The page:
CROSS KEYS - Pamela Wertman said Thursday that she found the perfect beverage for the young girls active in Bellwood Girl Scout troops.
"It's called Birthday Cake tea," the Victorian era-dressed Wertman told the dozen girls gathering at Pamela's Victorian Cafe and Music to learn about tea parties and related etiquette.
Tea parties, Wertman said, date back to 1911. That was the year before Juliette Gordon Low telephoned a distant cousin and told her of plans to start an organization for the girls of Savannah, Ga., America and the world.
Mirror photo by Patrick Waksmunski
Bellwood Brownie Jenna Lasher (right) passes a tray of scones to Cadet Girl Scout Mikayla Frantz, 12, as part of a Victorian tea celebrating 100 years of Girl Scouting at Pamela’s Victorian Cafe & Music in Duncansville on Thursday afternoon.
"So tea parties were going on when the Girl Scouts was founded," Wertman, who refers to herself as Blair County's premier tea hostess, said.
In recognition of the organization's founding on March 12, 1912, the national Girl Scouts organization and affiliated troops are participating in events and activities to mark the milestone.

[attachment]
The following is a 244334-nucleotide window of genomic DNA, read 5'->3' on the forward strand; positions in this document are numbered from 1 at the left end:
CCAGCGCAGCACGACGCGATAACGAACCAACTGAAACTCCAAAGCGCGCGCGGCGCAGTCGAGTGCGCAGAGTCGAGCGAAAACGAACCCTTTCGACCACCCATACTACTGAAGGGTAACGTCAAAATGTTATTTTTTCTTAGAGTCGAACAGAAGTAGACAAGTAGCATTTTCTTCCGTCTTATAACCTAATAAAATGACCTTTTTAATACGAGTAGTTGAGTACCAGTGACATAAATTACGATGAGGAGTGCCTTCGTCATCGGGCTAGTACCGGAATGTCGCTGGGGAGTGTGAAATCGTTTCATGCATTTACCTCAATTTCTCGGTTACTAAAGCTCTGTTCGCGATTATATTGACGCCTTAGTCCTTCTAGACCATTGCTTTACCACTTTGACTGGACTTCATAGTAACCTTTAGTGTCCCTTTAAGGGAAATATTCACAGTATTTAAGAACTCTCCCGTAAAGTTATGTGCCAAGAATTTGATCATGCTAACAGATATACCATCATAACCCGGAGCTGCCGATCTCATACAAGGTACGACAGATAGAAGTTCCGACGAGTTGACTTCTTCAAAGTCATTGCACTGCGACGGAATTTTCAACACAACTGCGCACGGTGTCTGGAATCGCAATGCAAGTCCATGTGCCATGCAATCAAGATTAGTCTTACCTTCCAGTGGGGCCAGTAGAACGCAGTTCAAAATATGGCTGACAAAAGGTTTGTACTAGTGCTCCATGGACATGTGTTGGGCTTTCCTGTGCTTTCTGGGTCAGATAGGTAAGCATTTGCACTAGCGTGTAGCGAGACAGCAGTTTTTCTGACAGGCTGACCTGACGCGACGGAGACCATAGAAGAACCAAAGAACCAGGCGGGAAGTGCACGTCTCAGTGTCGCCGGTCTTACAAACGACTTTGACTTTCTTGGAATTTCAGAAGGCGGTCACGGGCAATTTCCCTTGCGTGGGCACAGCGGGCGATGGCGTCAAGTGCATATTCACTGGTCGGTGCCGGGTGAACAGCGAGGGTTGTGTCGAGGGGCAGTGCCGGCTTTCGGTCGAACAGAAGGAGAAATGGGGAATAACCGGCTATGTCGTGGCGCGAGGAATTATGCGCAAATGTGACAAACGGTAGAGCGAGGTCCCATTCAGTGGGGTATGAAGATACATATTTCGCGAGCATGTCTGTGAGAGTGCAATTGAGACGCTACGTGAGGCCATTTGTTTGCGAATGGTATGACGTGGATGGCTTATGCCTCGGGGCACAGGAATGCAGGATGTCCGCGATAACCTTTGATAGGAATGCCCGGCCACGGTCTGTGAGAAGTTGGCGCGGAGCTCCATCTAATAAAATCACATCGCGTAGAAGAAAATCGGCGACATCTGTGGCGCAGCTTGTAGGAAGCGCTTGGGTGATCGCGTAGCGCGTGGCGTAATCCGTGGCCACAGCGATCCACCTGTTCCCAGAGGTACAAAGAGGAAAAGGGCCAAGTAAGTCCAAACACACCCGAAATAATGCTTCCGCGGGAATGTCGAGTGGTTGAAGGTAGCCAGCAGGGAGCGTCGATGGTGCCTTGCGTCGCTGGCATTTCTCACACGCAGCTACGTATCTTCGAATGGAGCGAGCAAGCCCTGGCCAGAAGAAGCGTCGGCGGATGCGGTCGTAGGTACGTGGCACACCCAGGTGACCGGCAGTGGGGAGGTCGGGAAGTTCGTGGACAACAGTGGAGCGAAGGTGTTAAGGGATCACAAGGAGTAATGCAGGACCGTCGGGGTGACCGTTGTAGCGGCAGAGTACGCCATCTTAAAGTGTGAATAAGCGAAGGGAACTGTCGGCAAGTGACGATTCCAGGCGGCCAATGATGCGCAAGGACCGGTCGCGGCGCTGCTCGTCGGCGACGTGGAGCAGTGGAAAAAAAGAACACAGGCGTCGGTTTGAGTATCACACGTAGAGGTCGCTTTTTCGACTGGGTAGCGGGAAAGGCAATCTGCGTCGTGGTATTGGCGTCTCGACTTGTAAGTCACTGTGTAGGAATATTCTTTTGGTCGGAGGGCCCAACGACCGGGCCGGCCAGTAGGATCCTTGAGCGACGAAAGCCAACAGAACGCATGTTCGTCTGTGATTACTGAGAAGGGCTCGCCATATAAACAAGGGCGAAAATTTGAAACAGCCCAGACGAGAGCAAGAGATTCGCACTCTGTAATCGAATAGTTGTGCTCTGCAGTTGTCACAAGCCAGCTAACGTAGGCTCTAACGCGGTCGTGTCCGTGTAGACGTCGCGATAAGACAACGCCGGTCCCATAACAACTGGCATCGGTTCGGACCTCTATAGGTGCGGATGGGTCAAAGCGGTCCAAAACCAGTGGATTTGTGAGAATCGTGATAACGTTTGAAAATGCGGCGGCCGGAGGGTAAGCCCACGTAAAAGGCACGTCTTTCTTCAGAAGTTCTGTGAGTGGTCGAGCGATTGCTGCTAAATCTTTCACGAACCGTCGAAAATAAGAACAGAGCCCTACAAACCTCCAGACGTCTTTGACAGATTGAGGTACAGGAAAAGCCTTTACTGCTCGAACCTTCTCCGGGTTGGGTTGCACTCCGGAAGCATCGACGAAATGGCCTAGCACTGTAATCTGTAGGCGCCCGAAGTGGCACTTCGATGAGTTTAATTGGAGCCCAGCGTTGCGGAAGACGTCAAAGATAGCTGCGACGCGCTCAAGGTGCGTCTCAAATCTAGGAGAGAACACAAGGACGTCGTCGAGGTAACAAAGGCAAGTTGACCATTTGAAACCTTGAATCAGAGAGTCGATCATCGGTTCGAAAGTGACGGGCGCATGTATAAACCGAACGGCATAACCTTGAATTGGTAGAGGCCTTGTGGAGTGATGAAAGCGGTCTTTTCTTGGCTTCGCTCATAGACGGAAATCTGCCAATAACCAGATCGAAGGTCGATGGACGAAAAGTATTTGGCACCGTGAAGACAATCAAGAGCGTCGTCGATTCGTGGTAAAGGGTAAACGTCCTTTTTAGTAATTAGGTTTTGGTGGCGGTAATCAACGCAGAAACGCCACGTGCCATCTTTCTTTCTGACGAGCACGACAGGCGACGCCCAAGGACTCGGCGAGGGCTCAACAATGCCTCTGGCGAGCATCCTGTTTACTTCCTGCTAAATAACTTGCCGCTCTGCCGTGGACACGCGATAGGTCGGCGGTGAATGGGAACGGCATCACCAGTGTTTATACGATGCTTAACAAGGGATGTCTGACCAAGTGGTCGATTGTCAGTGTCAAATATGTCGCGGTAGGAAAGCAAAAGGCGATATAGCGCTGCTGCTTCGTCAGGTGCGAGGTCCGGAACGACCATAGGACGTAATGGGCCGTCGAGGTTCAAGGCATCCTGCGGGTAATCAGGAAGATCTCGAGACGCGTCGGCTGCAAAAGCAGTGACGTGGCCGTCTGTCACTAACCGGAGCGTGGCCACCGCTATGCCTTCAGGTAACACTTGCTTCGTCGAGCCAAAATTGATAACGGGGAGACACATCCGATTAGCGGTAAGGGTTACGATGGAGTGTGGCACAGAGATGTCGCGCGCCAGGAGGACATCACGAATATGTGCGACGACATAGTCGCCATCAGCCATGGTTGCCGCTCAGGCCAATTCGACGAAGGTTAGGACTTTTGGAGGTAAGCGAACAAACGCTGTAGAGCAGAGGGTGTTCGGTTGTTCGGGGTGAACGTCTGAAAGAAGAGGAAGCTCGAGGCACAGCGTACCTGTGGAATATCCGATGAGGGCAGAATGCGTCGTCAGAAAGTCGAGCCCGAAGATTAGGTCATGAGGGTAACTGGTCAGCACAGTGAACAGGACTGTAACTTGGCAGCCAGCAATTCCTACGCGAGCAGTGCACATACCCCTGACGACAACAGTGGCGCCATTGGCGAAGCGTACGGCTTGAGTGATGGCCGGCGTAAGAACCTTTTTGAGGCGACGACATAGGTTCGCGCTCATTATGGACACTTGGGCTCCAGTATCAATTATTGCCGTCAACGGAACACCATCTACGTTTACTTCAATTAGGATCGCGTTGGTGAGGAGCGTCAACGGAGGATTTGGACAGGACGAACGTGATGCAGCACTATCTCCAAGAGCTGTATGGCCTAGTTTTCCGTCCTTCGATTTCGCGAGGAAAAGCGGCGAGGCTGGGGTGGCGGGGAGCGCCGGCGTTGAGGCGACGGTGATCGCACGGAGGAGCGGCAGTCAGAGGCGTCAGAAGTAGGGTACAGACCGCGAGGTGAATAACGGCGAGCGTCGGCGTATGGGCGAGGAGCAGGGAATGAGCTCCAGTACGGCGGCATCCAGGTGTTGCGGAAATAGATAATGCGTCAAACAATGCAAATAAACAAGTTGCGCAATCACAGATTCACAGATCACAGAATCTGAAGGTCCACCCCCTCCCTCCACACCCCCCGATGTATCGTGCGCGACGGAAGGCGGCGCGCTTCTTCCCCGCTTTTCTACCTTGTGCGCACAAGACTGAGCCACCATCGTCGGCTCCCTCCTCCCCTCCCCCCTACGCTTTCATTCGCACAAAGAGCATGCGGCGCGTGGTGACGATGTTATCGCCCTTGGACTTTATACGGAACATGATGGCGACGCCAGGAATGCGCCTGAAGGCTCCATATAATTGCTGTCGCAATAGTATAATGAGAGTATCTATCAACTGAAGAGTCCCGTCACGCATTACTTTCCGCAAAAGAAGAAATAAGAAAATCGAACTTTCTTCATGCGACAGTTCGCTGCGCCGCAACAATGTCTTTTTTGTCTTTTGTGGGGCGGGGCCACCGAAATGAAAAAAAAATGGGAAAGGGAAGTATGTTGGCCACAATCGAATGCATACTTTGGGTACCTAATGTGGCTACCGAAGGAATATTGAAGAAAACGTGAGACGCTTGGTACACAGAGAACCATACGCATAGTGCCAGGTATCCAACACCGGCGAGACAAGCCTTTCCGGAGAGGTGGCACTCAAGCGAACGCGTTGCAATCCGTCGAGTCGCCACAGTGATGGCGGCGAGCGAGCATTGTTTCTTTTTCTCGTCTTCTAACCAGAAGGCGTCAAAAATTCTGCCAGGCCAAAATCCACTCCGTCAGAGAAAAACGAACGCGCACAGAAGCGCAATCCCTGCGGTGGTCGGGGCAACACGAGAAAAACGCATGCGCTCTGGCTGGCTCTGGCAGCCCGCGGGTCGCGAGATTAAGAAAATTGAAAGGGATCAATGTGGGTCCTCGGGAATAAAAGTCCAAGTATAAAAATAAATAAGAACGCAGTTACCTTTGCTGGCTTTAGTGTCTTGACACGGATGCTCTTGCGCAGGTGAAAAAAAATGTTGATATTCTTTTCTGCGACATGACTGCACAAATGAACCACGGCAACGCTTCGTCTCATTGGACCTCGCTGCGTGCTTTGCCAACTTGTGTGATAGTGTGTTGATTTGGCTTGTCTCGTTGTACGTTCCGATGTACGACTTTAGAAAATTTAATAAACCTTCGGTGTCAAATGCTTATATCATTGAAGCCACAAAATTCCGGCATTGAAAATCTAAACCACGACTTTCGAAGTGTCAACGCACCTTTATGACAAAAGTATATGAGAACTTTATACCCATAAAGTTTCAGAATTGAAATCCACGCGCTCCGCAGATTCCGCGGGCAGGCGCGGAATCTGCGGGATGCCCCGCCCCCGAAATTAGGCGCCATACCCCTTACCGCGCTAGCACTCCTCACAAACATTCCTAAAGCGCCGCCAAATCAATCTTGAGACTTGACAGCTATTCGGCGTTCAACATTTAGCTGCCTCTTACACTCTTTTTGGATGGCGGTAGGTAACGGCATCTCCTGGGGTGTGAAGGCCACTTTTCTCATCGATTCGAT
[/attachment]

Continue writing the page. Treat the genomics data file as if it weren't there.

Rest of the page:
Wertman's presentation offered the girls a mix of history and etiquette, followed by baking Girl Scout cookies from a 1917 recipe and by singing campfire songs, Terri Pearce of Bellwood, a Girl Scout leader for 15 years, said.
Some local girls may travel in June to Washington, D.C., for the 100th Anniversary Sing-Along on the National Mall, Pearce said.
At Thursday's tea party, Wertman kept the girls focused on manners.
She showed them how to use a small spoon to stir their beverage without making noise. Those who want a second cup of tea, she said, allow the small spoon to rest against the side of the cup.
She also showed the young girls how to hold a cup of tea, by wrapping one's index finger around the handle, almost to the first knuckle.
"Contrary to popular belief, the ring and pinkie finger are not extended," she told the girls. "That's only for the royal family."
"I like having this tea party," 7-year-old Jayce Miller of Bellwood even though she had to refuse one of Wertman's sconce's because of her food allergies. "I'm working on my first-aid badge."
Six-year-old Rylee Poorman said she likes Girl Scouts' activities.
Girl Scout leader Valerie Turek said she formed a Daisy troop after finding out none existed for Bellwood-area girls in kindergarten and first grade. Her daughter, Avery, 6, seems happy with that decision.
"The crafts are fun," Avery said.